The U.S. Supreme Court issued its much-anticipated decision in the Masterpiece Cakeshop v. Colorado Civil Rights Commission case this morning, ruling 7-2 in favor of Colorado Cake Artist Jack Phillips. “Jack is relieved and delighted,” said Alliance Defending Freedom Vice President Kristen Waggoner shortly after the ruling. “It’s been a long six-year battle.” Waggoner presented oral arguments before the Supreme Court last December.
“We applaud the High Court for issuing an opinion that clearly demonstrates respect and true tolerance for conflicting viewpoints,” said NC Family Policy Council President John L. Rustin. “The Justices made clear that the government may not show hostility toward individuals or businesses because they hold to a sincere religious belief or conviction. The U.S. Constitution requires neutrality toward religion, and this opinion rightly upholds this fundamental tenant of American society and governance.”
The Court focused on the Colorado Civil Rights Commission’s hostility toward Jack Phillips for refusing to be compelled by the government to violate his religious convictions and design a cake for a same-sex wedding. Writing for the majority, Justice Anthony Kennedy said, “Whatever the confluence of speech and free exercise principles might be in some cases, the Colorado Civil Rights Commission’s consideration of this case was inconsistent with the State’s obligation of religious neutrality.” Kennedy cited a comment by one commissioner who “even went so far as to compare Phillips’ invocation of his sincerely held religious beliefs to defenses of slavery and the Holocaust.”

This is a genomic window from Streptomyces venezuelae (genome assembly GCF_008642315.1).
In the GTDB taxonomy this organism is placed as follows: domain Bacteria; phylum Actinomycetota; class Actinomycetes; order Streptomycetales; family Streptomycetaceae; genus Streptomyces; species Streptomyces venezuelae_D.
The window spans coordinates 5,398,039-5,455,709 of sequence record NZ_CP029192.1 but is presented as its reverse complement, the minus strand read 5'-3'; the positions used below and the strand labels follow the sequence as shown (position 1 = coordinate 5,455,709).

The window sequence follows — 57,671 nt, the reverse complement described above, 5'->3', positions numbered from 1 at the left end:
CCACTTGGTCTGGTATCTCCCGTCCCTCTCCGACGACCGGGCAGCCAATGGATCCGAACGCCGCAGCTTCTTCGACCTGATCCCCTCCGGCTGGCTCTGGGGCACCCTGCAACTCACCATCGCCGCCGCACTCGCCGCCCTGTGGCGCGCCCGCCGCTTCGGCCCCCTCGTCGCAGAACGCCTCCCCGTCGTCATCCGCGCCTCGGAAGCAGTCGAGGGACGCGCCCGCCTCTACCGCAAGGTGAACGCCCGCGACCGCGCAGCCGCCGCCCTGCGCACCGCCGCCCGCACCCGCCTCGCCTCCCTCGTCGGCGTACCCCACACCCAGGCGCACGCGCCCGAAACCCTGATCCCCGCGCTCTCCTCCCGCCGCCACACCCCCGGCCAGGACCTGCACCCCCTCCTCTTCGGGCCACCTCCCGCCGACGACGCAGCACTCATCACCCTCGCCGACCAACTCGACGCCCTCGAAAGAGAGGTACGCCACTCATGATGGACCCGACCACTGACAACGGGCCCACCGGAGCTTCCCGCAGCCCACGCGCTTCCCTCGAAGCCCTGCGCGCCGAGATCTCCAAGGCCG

Kennedy continued: “To describe a man’s faith as ‘one of the most despicable pieces of rhetoric that people can use’ is to disparage his religion in at least two distinct ways: by describing it as despicable, and also by characterizing it as merely rhetorical—something insubstantial and even insincere.”
Waggoner said this ruling could have far-reaching implications on other cases, including a pending case regarding Washington State Florist Barronelle Stutzman, who spoke at NC Family’s Greenville Dinner on March 12, 2018. Waggoner said this same type of “religious hostility” has been aimed at Barronelle in the Arlene’s Flowers v. State of Washington case, which has been appealed to the U.S. Supreme Court.
It is not apparent from today’s ruling how the U.S. Supreme Court might rule on other similar cases in the future in which there was not the same display of hostility or lack of neutrality.